While his work has not made its way to Nintendo platforms, we felt it important to reach out to Nathan Fouts of Mommy's Best Games, a developer who made an appearance on episode 216 of Radio Free Nintendo. Fouts has supported the indie games branch of Microsoft's Xbox Live Arcade for years, and has gained some notoriety for how open he's been regarding the service. Fouts went as far as to create a game based on Microsoft's less than inspired attempt to promote the service's indie titles. "I saw that the 'Front Page' showed 'More Indie Titles' on the very first scrolling area," Fouts says. "I noticed Mighty Switch Force by WayForward Tech, but couldn't make out the rest. That seems pretty good though! 'Featured Games' were further down as they scrolled. So hey, pretty great regarding indie placement. With any luck there'll be a live link taking you to more independent titles."
As far as improvements on the service, Shin'en's Manfred Linzner says he'd like to see an easier way to rate titles, a feature he notes is "currently somewhat hidden." Broken Rules' Martin Pichlmair wishes to see the ability to gift games return from WiiWare, and proposed the idea that Nintendo push its Wii U eShop as the way to buy games for the console. "The Wii U is still a retail-game console. Valve managed to establish downloads as the simplest way to buy games on PC. In my opinion, Nintendo should do the same for consoles. "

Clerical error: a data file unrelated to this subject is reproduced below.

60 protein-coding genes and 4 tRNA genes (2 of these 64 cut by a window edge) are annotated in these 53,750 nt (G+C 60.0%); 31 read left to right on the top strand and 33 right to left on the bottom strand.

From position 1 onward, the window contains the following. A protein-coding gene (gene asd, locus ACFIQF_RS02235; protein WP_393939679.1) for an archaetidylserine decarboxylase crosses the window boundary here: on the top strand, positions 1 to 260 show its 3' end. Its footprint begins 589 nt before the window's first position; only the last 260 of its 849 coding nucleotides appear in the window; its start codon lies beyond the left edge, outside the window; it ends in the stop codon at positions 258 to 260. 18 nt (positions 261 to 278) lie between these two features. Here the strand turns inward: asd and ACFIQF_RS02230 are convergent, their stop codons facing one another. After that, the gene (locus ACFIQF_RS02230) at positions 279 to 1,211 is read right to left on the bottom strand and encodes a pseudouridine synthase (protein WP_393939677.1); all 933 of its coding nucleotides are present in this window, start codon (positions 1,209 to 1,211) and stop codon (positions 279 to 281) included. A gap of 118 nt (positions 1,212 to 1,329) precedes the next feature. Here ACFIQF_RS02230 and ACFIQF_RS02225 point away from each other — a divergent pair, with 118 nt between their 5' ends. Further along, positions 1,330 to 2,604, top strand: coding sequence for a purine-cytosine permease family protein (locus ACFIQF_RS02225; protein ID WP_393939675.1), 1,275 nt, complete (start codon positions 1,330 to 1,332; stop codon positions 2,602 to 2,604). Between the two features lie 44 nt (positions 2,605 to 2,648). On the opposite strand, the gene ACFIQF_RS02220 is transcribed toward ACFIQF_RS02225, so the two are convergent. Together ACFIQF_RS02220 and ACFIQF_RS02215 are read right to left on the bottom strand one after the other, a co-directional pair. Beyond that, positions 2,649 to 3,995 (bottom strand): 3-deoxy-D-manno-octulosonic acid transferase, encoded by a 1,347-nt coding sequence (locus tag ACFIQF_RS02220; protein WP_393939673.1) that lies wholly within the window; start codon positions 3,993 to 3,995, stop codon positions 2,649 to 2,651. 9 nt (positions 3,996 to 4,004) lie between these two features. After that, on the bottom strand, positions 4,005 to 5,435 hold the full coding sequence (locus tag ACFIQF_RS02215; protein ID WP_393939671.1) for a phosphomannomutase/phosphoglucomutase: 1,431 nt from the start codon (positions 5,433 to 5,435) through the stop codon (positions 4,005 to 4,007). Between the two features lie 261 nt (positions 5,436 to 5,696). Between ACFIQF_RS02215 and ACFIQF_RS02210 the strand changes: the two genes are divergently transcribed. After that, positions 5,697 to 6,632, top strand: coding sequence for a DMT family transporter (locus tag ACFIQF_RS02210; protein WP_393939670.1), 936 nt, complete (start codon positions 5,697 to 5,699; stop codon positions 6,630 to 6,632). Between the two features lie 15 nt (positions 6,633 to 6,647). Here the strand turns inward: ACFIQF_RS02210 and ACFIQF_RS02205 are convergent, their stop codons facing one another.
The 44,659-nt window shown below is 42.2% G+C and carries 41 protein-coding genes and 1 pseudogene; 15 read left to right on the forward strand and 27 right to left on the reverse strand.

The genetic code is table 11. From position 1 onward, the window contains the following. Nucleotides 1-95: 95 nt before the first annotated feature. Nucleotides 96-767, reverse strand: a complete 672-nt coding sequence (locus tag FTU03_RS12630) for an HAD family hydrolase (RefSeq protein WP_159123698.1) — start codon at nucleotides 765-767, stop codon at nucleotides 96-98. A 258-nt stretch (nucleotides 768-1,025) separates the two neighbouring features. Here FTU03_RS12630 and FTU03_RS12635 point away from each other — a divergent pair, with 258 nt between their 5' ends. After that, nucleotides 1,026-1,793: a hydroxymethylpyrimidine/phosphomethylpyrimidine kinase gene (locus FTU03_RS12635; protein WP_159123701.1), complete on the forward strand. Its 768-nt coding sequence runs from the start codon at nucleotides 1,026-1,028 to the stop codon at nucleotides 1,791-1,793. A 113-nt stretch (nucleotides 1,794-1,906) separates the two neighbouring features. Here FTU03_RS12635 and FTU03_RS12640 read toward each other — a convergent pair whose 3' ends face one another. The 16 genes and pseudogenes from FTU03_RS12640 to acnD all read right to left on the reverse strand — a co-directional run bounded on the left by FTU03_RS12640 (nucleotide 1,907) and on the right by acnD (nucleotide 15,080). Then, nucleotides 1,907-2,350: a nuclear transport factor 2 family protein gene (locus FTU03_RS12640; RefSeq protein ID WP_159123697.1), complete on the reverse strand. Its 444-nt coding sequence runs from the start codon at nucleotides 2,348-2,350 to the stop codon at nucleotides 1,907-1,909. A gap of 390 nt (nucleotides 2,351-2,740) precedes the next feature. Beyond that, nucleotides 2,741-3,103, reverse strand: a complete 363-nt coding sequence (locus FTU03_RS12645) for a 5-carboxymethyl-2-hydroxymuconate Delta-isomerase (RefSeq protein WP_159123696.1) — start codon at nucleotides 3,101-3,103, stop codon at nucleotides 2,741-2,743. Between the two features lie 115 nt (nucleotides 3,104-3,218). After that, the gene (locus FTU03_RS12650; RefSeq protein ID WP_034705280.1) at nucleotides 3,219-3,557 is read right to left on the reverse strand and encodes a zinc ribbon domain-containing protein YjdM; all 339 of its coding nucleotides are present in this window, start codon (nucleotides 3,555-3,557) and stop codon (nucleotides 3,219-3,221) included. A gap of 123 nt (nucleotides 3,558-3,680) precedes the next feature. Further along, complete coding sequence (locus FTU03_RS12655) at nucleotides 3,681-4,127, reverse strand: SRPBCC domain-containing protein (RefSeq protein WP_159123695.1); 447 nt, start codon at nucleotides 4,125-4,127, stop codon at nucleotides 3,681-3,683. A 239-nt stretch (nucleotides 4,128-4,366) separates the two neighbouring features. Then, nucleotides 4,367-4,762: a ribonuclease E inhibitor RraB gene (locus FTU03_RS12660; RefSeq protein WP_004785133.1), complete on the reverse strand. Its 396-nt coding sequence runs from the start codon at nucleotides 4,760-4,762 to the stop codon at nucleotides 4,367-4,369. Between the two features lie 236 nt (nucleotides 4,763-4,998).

The future looks bright for the Wii U eShop. Early supporters are keen on the service, and speak highly of it. Nintendo is allowing free updates, and allows developers to put their titles on sale at their leisure, both great steps for digital stores on home consoles. Less noted, but important nonetheless, is the occurrences of self-publication. Both Trine 2 and The Cave (from Double Fine Productions) have publishers handling their delivery on PSN and XBLA, but the developers have chosen to release the titles themselves on Wii U. This means more profit goes to the people behind the games, which is never a bad thing. Nintendo has learned much from their experiences, and we as gamers look to benefit the most.